Originally posted by zonelistener:
Minnesota: childhood game called "Duck, Duck, Grey Duck" (sooo stoopid) instead of "Duck, Duck, Goose"
At least we don't have an accent that no one else can understand! (fine, insert 'Fargo' quote here)

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Old 04-28-2002, 09:23 PM   #26
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The dictionary's defintion of dag is:

A dung-caked lock of wool around the hind quarters of a sheep.

Here's visual proof of this definition:


So if someone was said to "Dress like a dag", what exactly would they be dressed like?

[This message has been edited by JimmyChicken (edited 04-28-2002).]
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Old 04-28-2002, 10:48 PM   #27
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poboys, i've found, generally always have seafood on them, such as shrimp and oysters like discoteque said.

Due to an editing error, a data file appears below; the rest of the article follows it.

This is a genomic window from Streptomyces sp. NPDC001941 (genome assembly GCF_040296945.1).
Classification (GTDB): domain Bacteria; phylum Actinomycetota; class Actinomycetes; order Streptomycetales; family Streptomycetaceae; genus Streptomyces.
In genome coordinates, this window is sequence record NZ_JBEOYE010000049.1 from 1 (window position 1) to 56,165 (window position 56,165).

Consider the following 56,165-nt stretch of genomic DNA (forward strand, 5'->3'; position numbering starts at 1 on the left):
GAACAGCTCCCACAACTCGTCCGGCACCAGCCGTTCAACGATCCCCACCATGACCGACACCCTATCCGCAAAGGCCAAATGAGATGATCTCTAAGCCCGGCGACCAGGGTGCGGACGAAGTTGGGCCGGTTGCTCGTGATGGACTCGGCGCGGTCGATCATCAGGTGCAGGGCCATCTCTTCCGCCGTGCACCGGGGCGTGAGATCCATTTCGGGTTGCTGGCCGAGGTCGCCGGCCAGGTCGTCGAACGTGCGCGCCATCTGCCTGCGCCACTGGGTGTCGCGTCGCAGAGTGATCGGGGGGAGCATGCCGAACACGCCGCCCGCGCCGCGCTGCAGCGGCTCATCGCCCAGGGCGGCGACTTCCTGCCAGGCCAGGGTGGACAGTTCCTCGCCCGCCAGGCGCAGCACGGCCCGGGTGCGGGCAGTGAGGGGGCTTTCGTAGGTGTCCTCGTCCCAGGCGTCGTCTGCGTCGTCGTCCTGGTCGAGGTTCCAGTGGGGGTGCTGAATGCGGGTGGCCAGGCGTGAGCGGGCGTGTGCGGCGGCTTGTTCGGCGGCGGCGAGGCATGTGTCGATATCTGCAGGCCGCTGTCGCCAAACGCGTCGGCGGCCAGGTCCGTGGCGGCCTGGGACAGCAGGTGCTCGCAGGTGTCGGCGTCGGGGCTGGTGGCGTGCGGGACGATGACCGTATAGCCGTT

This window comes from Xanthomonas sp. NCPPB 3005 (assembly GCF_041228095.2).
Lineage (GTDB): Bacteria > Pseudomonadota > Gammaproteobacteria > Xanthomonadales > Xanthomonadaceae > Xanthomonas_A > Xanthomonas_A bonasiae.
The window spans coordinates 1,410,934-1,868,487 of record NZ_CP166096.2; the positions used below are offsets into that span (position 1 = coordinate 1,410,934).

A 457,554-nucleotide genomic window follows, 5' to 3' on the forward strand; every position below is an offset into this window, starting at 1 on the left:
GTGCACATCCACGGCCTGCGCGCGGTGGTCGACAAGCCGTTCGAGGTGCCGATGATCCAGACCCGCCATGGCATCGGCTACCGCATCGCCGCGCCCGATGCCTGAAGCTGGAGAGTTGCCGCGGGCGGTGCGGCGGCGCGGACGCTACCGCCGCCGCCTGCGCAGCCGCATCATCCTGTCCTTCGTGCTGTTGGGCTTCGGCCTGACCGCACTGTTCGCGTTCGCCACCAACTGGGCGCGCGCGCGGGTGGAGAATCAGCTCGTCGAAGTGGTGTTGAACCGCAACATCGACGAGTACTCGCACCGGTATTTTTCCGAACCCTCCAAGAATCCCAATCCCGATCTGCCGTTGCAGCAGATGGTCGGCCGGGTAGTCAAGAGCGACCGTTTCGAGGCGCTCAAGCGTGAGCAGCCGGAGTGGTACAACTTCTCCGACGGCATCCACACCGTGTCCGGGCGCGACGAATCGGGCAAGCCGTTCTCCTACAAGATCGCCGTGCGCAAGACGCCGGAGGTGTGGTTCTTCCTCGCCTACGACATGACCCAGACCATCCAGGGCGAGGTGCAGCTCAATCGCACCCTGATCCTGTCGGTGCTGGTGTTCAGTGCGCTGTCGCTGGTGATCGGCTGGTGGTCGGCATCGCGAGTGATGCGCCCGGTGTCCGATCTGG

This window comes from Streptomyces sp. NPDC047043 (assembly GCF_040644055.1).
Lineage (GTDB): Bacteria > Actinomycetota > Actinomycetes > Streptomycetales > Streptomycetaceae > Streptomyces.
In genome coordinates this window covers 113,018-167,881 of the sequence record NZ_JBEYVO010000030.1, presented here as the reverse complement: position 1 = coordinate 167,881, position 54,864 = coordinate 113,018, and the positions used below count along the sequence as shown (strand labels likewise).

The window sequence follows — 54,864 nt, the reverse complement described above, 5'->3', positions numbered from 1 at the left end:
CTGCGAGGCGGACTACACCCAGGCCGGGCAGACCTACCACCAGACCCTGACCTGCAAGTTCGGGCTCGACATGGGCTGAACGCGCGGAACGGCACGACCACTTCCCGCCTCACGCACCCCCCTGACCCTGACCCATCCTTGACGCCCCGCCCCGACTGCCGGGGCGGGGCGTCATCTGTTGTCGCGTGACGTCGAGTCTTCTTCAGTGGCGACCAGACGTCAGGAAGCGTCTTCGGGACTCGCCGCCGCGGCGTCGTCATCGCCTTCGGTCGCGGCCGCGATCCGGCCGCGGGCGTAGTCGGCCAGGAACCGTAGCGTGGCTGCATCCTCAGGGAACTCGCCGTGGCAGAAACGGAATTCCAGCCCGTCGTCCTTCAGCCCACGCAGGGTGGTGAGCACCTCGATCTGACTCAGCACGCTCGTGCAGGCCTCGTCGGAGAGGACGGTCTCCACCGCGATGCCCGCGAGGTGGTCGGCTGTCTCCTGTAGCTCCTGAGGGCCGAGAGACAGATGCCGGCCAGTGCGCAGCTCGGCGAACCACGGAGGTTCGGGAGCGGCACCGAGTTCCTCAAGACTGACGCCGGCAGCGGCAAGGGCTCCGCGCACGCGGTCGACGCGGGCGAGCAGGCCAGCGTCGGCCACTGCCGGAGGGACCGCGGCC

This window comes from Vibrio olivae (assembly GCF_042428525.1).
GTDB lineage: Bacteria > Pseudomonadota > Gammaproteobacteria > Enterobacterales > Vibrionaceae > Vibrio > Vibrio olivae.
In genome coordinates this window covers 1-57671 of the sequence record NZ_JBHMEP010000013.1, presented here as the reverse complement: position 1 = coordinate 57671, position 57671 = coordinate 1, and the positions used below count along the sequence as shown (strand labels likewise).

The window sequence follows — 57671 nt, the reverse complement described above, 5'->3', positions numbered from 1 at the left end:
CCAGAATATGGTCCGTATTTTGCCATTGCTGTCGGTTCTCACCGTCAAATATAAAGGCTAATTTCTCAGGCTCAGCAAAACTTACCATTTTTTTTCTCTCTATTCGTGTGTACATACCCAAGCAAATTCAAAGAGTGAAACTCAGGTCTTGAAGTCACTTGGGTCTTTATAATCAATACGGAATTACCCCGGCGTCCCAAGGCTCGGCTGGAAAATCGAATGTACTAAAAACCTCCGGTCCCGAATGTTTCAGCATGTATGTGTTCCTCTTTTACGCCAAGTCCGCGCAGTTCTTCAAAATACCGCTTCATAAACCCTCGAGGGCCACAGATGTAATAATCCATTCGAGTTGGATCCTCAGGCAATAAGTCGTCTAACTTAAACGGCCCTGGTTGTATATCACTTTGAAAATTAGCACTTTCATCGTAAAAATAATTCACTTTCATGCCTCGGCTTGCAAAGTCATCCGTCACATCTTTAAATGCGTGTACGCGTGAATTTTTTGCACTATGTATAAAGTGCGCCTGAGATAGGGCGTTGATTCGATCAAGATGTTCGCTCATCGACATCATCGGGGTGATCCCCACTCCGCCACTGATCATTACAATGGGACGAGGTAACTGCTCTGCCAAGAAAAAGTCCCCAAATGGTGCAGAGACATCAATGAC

i think they're generally on a french bread or something, something that's harder than just regular white bread or something.
i like my poboys with catfish on them.
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Old 04-28-2002, 10:51 PM   #28
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yeah for Newfoundland dialect!!

yes by', where's me moose I cuts him right up and we haves a scoff!

Note: This is extreme, I don't thk my accent is hardly noticable

CANADA: EH?

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Old 04-30-2002, 02:32 PM   #29
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well i think the most famous irish one has to be "craic"!generally used as in "whats the craic?" or "have you any craic?" the couple of times i was in england and said the second one to an english person i got some VERRRRRRY strange looks!
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Old 04-30-2002, 06:26 PM   #30
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Quote:
Originally posted by zonelistener:

NJ/NY: a "pocketbook" is what the rest of the country calls a purse
"
They say "pocketbook" in Nashville, too.

When I was in college my roomie, who was from Wisconsin, asked me where the "bubbler" was. I had no idea what she was talking about. She was looking for the drinking fountain.